I don't know what files or file types are there on the hard drive nor do I know the file system in which the hard disk is written on. I am not able to view it in the home folder after booting from the liveCD.

  • Does Gparted not tell you what filesystems you have on your disk? (As I remember it should do) – Peterling Sep 18 '12 at 17:02
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    You should nt look in Home Folder, but on the left pane of Nautilus, identify the correct partition and mount it. With that said, this question lacks detail, and it would help to add some. – nanofarad Sep 18 '12 at 20:34

When running a live session, you cannot access a computer's hard drive via /home directory or Home folder.

You do need to identify and click on the partition's label or name in the side pane of Nautilus to mount it, that is if you are running Ubuntu with GNOME desktop.

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For KDE's Dolphin:

enter image description here

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  • Nice answer!!!! – RolandiXor Sep 21 '12 at 17:30
  • @Peachy I changed something in my /etc/network/interfaces file which completely blocks Ubuntu from booting. I'm using Kubuntu LiveCD and tried to access the disk but while I can mount it, all I can view are the home folders. I tried sudo su - but it didn't give better results> Any idea how I could read this file and correct the wrong? Thank you, – Nicolas de Fontenay Sep 6 '13 at 4:19
  • I just brazenly stole your images for an answer I posted over on Super User. With proper attribution of course, but I'd be happy to remove them if you mind. – terdon Nov 27 '13 at 4:19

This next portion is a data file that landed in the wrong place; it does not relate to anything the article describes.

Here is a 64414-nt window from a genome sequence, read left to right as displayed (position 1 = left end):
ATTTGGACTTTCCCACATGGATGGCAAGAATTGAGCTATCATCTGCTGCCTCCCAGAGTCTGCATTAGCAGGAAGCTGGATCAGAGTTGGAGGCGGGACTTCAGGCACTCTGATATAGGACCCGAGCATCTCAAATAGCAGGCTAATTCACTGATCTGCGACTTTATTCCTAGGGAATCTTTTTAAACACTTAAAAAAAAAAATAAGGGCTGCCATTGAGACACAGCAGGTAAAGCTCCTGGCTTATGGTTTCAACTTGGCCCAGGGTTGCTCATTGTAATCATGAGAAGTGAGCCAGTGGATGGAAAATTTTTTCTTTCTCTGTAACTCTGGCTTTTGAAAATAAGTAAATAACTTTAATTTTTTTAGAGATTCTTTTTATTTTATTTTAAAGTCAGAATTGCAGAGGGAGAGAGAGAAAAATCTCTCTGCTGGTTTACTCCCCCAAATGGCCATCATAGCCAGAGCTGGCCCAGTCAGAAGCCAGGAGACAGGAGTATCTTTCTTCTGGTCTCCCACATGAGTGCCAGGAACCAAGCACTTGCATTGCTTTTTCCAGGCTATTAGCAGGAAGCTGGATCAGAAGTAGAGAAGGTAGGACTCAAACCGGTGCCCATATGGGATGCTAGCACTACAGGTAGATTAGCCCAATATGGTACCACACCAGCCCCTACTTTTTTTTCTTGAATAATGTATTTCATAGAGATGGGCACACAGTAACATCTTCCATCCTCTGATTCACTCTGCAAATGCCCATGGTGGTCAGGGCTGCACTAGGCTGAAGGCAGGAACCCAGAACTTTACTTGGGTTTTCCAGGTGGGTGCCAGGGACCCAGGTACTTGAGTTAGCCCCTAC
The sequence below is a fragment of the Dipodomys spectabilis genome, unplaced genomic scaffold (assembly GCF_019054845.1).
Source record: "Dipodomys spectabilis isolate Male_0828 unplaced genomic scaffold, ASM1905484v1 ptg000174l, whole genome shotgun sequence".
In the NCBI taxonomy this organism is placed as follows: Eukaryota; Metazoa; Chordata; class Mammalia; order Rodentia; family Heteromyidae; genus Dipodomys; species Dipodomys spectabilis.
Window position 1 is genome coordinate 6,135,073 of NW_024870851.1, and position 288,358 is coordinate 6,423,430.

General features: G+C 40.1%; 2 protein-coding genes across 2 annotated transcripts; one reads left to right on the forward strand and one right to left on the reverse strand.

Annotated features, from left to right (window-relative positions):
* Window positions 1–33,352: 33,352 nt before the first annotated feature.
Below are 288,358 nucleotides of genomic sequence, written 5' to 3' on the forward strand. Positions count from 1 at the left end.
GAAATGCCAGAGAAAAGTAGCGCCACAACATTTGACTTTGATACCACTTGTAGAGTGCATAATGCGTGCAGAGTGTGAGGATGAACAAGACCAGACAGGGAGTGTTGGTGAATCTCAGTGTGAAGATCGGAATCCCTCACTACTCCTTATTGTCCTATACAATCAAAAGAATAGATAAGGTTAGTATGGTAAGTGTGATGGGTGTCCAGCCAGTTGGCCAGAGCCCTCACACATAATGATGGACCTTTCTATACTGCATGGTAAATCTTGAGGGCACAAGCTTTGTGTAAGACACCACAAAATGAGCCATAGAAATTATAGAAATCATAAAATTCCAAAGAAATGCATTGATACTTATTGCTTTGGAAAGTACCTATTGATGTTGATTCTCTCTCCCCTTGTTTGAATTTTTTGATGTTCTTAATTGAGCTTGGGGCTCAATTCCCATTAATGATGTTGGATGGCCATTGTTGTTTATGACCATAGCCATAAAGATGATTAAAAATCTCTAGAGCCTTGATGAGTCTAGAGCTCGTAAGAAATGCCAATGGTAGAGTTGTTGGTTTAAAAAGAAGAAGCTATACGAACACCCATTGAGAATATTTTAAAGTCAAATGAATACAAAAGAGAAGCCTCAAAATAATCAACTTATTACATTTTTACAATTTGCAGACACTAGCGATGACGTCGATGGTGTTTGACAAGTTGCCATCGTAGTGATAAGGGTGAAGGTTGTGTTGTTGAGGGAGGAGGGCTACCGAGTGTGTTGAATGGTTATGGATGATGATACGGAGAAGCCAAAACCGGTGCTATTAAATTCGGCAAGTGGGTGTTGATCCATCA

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    The unmounted device might not show up in Nautilus... – Cerin Apr 12 '15 at 4:07
  • None of these work for my Xfce (I don't see any device besides filesystem). Could you give a path or usual paths? Thanks :) – Ignorante Aug 13 '15 at 18:40

Open GUI application Disks, and find the drive you want to mount from the pane on the left. Within that drive, find the partition you want to mount using the drive's partition diagram.

When you click on the partition, the information beneath the partition diagram will show the drive's device identifier, in a line like:

Device: /dev/sd??

Replacing the question marks above with your device identifier, use command line 'mount' to mount the partition:


For an encrypted partition, see this answer to "Mount encrypted volumes from command line?"

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